What then can be achieved? First of all, if there are concerns about overheating a market, it could be that the opportunity is limited to new builds, to stimulate housing construction. It could certainly be that, if there is a concern about overheating markets, in certain markets it could be limited to a percentage of the median house price.
I return to the concept of rural and regional. Senator Conroy probably never goes into regional and rural Australia, but I can say to you that there are towns that are dying. There are towns where the cost of a house to a young family is very, very attractive. The opportunity for them to move into that circumstance, to gain homeownership, is absolutely incredible.
So we have many circumstances, in my view, in which this sort of issue can well be discussed. Is it of value to the Australian community for us to have a higher proportion of homeownership?
Senator Conroy interjecting—
Does Senator Conroy believe that it is not a benefit?
I will conclude, if I may, with the story of my own family. My father's mother died when he was a young kid, in the goldfields. At the same time, his father took the family down to Fremantle, where my grandfather got a job on the wharf. An equivalent family, the Migro family—their husband and father died in a mine accident in Boulder. Nanna Migro, as I remember her, was a very, very small woman, widowed in about 1919, 1920. She had no husband, no social security and five children—six when my father was added into it. What happened was that a bank backed her. It actually loaned her those funds, and my father's earliest memories are of living in the safety and the security of the Migro household. She was able to provide a roof over their heads. That little house in John Street in North Fremantle still exists. Time went on. My father, working on the wharf during the Depression and studying bookkeeping, got a job as a banker. Regrettably for me, he died at the age of 60 years, in the bank. What was interesting was, when he died, the number of letters my mother received from people who said to her: 'Your husband supported us into homeownership. He supported us for a roof over our heads, and that was what kept our family together.' I grew up in a household which absolutely valued homeownership, and I for one want to see Australia's funds assisting to achieve that.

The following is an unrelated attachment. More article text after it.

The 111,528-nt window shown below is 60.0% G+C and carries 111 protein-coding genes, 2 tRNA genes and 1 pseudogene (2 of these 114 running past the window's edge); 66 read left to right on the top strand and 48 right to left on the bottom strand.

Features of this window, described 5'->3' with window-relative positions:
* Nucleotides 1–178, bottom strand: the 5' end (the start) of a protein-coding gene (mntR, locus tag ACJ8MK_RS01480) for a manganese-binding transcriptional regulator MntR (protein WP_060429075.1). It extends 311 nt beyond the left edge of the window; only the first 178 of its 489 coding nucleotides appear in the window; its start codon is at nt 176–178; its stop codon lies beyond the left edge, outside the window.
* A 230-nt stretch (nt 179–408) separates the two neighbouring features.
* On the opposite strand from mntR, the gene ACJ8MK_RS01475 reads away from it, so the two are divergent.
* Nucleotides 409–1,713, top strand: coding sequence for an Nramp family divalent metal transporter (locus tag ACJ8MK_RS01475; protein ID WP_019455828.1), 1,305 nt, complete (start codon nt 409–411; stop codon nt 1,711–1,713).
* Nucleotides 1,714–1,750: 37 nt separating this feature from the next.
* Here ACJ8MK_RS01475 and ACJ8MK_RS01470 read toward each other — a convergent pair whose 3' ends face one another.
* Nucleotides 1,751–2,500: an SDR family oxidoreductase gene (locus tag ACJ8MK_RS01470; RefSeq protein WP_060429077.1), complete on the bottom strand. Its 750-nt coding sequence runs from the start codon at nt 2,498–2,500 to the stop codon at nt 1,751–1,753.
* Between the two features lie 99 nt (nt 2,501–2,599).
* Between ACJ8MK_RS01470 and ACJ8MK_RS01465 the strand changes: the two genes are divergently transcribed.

Senate adjourned at 19:59